(Polish Wild West. Forced migrations and the cultural taming of Nadodrze territory 1945–1948)
Translated by Aleksandra Łuczak
The increased interest in the turbulent history of the breakthrough that followed the end of the Second World War, visible in recent years, certainly proves the burning need to amend its legacy, at the same time showing that there are still plenty of blanks in Polish history. Written originally for German readers, Beata Halicka’s book fills one of these gaps, telling anew the history of (forced) migrations experienced by Germans and Poles alike after 1945 – perhaps one of the most dire and measurable consequences of the decisions made during the Yalta Conference. The author focuses her reflections on Nadodrze: a space construed not only geographically but primarily culturally and linguistically as a zone of contact where the population was exchanged almost entirely. The territory is exceptional and causes problems even at the starting point, as it is a significant place of remembrance in two grand post-war identity discourses, seemingly mutually exclusive as they are based on opposing categories – that of gain and loss. In other words, the region of Nadodrze, which is in fact the prewar German Ostgebiete as well as the Polish Recovered Territories (Ziemie Odzyskane), has direct connotations to other, strongly subjective notions including “dispossession” and “expatriation”, as this has so far been decoded within mostly binary national narratives and official memories subjected on the one side of the Odra to the resentment-mongering martyrdom memory of homeland associations, and on the other to the rhetoric of historical justice artificially generated in communist Poland.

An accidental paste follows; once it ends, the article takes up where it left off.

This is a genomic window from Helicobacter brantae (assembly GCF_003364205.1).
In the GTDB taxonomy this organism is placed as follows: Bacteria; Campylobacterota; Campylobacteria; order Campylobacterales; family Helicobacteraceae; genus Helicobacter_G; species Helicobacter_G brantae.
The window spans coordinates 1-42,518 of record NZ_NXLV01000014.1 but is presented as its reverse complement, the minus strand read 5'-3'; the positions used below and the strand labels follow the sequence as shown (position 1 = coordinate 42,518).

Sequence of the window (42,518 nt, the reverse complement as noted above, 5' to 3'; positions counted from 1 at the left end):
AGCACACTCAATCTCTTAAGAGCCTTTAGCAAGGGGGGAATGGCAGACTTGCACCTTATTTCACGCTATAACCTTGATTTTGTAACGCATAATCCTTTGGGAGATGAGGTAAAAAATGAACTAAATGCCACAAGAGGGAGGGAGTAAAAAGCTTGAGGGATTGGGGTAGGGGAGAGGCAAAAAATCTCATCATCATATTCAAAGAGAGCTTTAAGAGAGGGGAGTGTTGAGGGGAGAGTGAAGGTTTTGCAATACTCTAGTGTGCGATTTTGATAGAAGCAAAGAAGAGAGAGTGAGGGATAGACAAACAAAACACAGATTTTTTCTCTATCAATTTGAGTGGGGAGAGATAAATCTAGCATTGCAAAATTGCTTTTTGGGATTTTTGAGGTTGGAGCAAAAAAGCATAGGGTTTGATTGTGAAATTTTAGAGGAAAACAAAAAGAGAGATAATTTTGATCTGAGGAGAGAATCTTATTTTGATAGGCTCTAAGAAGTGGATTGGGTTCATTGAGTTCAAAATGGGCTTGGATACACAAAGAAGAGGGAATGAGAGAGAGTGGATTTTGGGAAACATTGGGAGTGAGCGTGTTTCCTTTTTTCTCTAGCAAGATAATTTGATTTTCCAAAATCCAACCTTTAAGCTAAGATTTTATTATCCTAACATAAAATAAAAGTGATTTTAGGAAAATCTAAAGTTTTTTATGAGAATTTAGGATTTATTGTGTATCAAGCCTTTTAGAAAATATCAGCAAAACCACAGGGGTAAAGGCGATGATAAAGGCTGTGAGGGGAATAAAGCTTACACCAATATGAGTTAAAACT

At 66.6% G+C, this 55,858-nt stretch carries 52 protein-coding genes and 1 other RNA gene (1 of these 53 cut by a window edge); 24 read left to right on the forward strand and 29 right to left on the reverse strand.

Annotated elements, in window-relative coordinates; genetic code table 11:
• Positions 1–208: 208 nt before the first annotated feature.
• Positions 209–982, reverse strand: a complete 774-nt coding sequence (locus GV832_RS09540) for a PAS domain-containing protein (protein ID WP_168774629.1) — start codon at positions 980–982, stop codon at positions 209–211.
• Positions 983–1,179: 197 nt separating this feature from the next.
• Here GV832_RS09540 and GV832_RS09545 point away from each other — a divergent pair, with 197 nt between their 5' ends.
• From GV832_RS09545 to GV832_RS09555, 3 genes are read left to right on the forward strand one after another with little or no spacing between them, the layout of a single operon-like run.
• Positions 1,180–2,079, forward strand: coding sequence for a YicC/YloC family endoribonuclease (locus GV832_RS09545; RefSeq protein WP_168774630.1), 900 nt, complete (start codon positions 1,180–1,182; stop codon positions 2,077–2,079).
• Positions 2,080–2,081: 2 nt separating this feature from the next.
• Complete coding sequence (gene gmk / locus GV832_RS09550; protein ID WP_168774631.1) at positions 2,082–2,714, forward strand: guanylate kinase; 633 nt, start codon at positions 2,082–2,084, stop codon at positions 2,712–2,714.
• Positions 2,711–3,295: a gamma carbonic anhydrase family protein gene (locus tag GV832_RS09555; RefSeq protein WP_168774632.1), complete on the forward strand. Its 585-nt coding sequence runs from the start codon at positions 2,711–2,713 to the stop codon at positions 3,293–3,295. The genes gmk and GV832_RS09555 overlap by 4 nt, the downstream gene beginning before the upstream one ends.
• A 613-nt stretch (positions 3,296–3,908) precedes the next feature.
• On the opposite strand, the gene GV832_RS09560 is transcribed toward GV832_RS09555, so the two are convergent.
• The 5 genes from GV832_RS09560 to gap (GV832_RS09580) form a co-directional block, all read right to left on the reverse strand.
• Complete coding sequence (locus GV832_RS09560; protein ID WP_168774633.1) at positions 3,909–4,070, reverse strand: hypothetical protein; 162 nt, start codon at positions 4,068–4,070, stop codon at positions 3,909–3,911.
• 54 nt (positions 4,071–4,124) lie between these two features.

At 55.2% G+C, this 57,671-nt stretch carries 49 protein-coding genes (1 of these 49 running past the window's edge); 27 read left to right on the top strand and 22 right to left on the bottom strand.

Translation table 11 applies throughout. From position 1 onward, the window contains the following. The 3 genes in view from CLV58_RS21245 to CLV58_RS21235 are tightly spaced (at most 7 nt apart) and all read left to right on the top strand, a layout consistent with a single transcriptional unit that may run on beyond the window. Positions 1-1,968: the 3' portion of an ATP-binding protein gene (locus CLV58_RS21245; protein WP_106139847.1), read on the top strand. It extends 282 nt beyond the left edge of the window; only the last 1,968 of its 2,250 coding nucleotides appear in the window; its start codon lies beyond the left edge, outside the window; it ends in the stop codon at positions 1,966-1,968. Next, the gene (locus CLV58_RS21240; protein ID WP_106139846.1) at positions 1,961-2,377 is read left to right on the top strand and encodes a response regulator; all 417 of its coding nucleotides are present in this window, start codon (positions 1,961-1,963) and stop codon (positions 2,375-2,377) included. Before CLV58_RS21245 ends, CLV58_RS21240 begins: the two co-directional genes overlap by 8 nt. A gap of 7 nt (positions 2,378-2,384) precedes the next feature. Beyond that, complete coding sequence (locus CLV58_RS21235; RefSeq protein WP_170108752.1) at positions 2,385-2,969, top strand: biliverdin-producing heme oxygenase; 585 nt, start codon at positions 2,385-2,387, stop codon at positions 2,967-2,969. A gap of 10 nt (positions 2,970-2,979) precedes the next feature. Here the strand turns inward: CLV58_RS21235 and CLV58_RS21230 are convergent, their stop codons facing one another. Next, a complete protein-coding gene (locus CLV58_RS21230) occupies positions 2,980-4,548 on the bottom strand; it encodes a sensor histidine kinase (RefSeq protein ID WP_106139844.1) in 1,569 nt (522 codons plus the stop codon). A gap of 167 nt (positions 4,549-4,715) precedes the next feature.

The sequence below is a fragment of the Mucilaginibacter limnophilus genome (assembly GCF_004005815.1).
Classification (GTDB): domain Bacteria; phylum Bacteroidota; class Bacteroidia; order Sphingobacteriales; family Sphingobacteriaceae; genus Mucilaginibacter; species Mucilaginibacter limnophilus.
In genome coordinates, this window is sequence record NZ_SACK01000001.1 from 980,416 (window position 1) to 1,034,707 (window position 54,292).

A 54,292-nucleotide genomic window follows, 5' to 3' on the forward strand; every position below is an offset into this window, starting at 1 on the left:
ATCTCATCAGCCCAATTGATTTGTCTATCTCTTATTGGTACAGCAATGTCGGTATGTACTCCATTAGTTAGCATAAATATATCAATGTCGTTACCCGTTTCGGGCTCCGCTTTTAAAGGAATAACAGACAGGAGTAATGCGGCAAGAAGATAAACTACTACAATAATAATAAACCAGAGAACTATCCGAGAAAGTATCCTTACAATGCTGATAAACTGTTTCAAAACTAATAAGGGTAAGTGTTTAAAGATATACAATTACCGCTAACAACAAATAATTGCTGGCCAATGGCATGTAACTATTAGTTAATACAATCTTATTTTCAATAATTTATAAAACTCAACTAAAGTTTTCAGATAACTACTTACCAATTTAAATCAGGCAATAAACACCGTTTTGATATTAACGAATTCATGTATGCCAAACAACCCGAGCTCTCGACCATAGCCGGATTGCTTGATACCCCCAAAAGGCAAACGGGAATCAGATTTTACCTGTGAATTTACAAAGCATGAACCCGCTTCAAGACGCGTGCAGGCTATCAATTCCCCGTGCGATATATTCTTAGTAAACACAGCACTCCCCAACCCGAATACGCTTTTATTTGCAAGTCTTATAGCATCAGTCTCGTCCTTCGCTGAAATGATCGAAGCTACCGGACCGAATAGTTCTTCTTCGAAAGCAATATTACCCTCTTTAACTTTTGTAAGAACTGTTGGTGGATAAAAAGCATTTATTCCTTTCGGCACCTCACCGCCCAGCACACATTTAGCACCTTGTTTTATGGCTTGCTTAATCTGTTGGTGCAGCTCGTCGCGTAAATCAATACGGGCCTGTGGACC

Faced with such a status quo, the proposal made in the book to shift the focus towards the de-ideologisation of the “grassroots histories” together with a more complex investigation of the experiences of direct participants in the events proves fully justified. Moreover, it is successfully carried out primarily through the juxtaposition of official data and historical sources with personal documents: competition diaries and memories of Polish pioneers from the 1950s gathered in the Western Institute in Poznań, accounts of German fugitives written down for the sake of future claims at more or less the same time, tales of the forced labour who arrived in the region before 1945, and stories of Soviets who liberated the Nadodrze and organised the rudiments of the new administration immediately after the war. The author uses all these materials to first describe the process of deconstruction of the German culturescape not as much at the level of discursive phenomena and symbolic violence as by enumerating successive acts of literally construed destruction, wartime ruin, mass plunder, and direct physical violence. She goes on to account for the process of the painstaking (re)construction of identity of the regions as part of the Polish presence in that territory, the difficult beginnings of taming the surrounding landscape, and the struggle for the satisfaction of basic needs at the level of everyday experience and local institutions.